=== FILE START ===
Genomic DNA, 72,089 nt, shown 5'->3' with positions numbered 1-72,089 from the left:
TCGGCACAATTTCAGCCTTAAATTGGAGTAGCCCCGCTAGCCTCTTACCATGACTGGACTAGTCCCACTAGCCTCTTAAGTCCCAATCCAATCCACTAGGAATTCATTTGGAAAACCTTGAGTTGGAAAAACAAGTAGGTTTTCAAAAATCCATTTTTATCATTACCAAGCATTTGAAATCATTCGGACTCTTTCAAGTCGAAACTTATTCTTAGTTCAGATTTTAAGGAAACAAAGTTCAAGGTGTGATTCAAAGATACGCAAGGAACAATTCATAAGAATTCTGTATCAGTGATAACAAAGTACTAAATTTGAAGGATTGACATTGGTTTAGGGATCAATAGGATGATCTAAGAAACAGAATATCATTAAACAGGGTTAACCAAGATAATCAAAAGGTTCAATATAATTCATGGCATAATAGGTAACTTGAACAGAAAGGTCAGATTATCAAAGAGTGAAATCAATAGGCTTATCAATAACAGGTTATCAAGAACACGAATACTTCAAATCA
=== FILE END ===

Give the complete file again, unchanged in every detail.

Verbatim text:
Genomic DNA, 72,089 nt, shown 5'->3' with positions numbered 1-72,089 from the left:
TCGGCACAATTTCAGCCTTAAATTGGAGTAGCCCCGCTAGCCTCTTACCATGACTGGACTAGTCCCACTAGCCTCTTAAGTCCCAATCCAATCCACTAGGAATTCATTTGGAAAACCTTGAGTTGGAAAAACAAGTAGGTTTTCAAAAATCCATTTTTATCATTACCAAGCATTTGAAATCATTCGGACTCTTTCAAGTCGAAACTTATTCTTAGTTCAGATTTTAAGGAAACAAAGTTCAAGGTGTGATTCAAAGATACGCAAGGAACAATTCATAAGAATTCTGTATCAGTGATAACAAAGTACTAAATTTGAAGGATTGACATTGGTTTAGGGATCAATAGGATGATCTAAGAAACAGAATATCATTAAACAGGGTTAACCAAGATAATCAAAAGGTTCAATATAATTCATGGCATAATAGGTAACTTGAACAGAAAGGTCAGATTATCAAAGAGTGAAATCAATAGGCTTATCAATAACAGGTTATCAAGAACACGAATACTTCAAATCA